• On November 10, the CFPB published its analysis of the crypto-related consumer complaints it received from October 2018 to September 2022. The CFPB reported that it had received “over 8,300 crypto-related complaints assets”, and a large percentage of these complaints related to “fraud or scam”. Along with fraud, the CFPB noted that consumers also reported numerous dispute resolution issues, including but not limited to being unable to access assets while a crypto platform -currency goes bankrupt. For more information, click here.
  • On November 10, the CFPB issued a circular on its recent revelation that consumer reporting agencies and suppliers may be evading their obligation under the Fair Credit Reporting Act to reasonably investigate consumer disputes. . According to the CFPB, a consumer reporting agency or provider that requires a consumer to submit documentation other than what the Fair Credit Reporting Act describes as a prerequisite to investigating the consumer dispute may do so. object of an application. Notably, the CFPB clarified that the Fair Credit Reporting Act requires consumer reporting agencies and vendors to reasonably investigate all disputes that are neither frivolous nor irrelevant, even if the consumer submits a dispute that does not correspond. in the entity’s preferred litigation format. For more information, click here.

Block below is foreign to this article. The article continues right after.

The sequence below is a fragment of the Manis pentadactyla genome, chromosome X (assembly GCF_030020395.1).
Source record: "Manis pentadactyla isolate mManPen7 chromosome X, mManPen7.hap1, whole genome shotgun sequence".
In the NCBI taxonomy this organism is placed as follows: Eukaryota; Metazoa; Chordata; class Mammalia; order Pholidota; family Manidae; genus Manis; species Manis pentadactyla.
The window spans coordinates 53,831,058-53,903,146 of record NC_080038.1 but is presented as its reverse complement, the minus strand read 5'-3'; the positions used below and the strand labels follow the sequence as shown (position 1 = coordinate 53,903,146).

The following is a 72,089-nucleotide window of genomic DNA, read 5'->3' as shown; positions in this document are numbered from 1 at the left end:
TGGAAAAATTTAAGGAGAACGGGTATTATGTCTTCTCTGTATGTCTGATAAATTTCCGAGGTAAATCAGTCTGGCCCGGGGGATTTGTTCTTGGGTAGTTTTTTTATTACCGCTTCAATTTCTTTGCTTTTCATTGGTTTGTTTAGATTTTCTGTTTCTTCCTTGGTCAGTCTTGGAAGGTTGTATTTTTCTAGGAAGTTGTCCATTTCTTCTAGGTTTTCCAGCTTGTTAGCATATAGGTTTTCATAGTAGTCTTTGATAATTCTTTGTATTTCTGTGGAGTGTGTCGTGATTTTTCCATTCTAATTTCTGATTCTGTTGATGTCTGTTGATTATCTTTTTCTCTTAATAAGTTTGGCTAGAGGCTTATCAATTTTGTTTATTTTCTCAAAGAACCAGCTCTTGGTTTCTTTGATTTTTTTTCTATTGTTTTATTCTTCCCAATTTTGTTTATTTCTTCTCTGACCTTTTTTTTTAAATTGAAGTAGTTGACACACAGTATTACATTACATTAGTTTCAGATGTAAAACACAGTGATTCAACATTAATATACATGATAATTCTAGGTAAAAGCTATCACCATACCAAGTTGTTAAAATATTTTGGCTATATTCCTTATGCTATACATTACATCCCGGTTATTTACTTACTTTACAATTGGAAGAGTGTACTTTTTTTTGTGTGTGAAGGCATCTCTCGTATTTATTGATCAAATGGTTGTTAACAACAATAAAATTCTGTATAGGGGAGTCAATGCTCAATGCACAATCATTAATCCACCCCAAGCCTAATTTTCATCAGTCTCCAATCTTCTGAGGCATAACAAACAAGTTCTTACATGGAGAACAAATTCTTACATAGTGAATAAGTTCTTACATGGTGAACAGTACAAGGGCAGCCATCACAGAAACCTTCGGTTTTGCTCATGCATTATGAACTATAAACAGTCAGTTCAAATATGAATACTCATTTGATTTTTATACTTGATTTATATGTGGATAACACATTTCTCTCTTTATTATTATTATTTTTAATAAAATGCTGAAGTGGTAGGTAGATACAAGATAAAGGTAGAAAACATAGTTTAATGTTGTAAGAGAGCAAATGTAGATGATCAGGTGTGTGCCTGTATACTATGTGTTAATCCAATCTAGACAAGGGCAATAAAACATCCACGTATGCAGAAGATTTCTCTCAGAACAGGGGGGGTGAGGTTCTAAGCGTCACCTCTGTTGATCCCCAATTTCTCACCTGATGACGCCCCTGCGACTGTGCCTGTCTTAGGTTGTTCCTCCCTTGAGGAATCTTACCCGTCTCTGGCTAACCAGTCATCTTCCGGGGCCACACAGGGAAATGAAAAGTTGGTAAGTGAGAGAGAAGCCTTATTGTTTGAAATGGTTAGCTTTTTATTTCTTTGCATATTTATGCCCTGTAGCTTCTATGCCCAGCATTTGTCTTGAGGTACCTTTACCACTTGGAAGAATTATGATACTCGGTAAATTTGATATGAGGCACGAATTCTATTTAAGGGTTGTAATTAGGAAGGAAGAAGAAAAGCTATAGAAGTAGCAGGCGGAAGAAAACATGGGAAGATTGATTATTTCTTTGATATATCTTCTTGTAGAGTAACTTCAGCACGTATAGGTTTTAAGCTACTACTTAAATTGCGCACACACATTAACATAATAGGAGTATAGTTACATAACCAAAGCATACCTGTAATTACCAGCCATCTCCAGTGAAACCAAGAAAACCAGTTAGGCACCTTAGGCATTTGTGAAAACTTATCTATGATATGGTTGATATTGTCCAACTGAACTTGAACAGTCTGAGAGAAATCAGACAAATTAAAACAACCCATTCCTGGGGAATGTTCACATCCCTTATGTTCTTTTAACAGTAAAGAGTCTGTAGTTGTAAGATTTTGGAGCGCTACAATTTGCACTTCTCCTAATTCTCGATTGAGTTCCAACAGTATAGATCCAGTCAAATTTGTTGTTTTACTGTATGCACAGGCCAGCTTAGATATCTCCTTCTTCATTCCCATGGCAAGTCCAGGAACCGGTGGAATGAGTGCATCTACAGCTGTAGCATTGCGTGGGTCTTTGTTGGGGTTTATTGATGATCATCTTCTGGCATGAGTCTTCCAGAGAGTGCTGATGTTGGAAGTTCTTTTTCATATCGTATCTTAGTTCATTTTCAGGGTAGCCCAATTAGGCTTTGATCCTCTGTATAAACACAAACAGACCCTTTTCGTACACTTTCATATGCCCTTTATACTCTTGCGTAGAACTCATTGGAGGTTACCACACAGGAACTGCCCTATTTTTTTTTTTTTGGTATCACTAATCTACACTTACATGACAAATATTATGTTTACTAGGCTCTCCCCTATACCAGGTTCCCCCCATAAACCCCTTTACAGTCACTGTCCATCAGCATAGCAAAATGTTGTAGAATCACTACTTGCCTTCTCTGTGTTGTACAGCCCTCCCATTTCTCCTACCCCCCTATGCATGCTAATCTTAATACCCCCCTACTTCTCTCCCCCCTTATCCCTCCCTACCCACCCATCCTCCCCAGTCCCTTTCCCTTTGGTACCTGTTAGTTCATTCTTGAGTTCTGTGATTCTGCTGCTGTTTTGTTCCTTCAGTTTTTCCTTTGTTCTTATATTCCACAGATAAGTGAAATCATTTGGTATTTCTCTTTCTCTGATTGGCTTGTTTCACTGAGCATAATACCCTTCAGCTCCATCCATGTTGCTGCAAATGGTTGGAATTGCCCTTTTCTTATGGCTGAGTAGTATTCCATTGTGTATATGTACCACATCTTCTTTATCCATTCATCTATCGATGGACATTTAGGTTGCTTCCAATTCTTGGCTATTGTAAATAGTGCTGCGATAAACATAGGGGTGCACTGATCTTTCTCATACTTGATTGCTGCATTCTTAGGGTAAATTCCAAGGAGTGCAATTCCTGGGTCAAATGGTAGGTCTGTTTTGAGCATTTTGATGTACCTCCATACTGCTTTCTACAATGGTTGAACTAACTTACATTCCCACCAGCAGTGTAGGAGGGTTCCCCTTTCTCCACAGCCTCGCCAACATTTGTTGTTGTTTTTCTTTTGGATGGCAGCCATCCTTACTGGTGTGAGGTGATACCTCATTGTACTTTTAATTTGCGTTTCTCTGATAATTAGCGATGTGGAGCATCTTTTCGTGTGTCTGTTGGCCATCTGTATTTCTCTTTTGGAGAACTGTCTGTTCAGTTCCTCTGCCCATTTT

• On November 10, the Federal Trade Commission (FTC) issued a policy statement, affirming its intent to renew and broadly apply its authority under Section 5 of the FTC Act to challenge “the full range of behavior anti-competitive in the market”. For more information, click here.
  • On Nov. 8, the U.S. Treasury Department’s Office of Foreign Assets Control delisted and renamed cryptocurrency mixer Tornado Cash for allegedly helping the Democratic People’s Republic of Korea launder more than $100 million. dollars worth of cryptocurrency to support its weapons of mass destruction and ballistic missile programs. . For more information, click here.